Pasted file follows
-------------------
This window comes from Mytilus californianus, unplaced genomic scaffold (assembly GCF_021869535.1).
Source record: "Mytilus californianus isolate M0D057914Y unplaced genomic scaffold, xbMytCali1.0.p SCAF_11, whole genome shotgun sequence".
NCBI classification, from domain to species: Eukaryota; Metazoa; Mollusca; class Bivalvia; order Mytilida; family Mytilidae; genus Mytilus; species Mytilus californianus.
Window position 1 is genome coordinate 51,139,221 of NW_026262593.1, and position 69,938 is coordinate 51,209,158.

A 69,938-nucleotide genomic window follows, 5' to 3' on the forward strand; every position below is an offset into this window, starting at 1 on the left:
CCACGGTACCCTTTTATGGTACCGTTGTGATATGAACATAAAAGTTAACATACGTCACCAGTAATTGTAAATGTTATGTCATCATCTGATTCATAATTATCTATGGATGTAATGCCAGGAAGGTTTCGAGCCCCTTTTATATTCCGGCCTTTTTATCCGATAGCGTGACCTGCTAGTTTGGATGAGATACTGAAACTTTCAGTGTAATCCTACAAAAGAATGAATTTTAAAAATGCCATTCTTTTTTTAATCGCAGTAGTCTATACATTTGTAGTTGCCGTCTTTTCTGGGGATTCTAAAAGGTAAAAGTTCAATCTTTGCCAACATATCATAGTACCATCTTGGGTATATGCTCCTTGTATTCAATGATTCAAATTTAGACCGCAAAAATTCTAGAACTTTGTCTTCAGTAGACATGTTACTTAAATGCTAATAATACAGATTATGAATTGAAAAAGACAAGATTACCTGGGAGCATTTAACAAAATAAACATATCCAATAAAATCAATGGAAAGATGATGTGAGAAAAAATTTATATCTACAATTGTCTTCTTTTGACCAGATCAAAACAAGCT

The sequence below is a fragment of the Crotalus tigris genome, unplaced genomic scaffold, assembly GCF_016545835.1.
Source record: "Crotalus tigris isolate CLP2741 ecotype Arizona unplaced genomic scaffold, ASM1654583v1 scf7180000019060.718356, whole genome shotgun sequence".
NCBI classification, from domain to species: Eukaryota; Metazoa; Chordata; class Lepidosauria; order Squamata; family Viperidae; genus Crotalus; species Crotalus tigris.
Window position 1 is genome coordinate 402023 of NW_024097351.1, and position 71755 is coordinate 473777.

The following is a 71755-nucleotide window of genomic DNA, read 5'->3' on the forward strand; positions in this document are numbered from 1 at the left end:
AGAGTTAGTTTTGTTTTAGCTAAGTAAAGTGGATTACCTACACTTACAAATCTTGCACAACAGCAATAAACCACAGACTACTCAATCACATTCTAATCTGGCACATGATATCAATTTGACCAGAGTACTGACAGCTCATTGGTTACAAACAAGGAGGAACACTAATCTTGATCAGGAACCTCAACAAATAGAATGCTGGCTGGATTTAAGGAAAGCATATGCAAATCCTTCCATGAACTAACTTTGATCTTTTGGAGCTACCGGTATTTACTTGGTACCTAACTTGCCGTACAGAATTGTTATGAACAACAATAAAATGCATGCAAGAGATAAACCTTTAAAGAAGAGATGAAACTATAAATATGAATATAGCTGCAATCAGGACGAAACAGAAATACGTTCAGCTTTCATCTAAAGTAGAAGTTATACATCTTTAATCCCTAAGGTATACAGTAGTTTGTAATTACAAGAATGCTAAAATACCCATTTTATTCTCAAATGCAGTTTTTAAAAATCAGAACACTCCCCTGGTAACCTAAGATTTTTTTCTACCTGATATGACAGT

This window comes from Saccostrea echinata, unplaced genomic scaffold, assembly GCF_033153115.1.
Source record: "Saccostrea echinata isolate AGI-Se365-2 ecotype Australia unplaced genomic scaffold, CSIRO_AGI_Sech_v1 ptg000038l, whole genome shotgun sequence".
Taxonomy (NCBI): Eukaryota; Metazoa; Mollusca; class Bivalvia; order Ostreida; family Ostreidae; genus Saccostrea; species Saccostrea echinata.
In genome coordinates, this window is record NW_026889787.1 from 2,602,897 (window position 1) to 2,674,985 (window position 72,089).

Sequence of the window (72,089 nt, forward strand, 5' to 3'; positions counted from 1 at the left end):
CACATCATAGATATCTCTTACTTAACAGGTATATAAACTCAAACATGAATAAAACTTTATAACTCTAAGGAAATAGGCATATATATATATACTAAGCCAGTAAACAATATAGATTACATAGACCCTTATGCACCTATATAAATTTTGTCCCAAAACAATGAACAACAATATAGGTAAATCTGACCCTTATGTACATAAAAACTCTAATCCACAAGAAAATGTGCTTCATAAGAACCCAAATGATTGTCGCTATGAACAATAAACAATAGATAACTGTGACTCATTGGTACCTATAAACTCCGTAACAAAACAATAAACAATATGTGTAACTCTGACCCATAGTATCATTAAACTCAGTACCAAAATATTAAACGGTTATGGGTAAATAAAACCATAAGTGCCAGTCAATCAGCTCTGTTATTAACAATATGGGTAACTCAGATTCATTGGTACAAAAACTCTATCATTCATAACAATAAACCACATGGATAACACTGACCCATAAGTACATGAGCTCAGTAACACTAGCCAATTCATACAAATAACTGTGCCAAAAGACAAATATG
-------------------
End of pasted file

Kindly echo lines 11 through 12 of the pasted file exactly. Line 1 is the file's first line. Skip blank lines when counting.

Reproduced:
The following is a 71755-nucleotide window of genomic DNA, read 5'->3' on the forward strand; positions in this document are numbered from 1 at the left end:
AGAGTTAGTTTTGTTTTAGCTAAGTAAAGTGGATTACCTACACTTACAAATCTTGCACAACAGCAATAAACCACAGACTACTCAATCACATTCTAATCTGGCACATGATATCAATTTGACCAGAGTACTGACAGCTCATTGGTTACAAACAAGGAGGAACACTAATCTTGATCAGGAACCTCAACAAATAGAATGCTGGCTGGATTTAAGGAAAGCATATGCAAATCCTTCCATGAACTAACTTTGATCTTTTGGAGCTACCGGTATTTACTTGGTACCTAACTTGCCGTACAGAATTGTTATGAACAACAATAAAATGCATGCAAGAGATAAACCTTTAAAGAAGAGATGAAACTATAAATATGAATATAGCTGCAATCAGGACGAAACAGAAATACGTTCAGCTTTCATCTAAAGTAGAAGTTATACATCTTTAATCCCTAAGGTATACAGTAGTTTGTAATTACAAGAATGCTAAAATACCCATTTTATTCTCAAATGCAGTTTTTAAAAATCAGAACACTCCCCTGGTAACCTAAGATTTTTTTCTACCTGATATGACAGT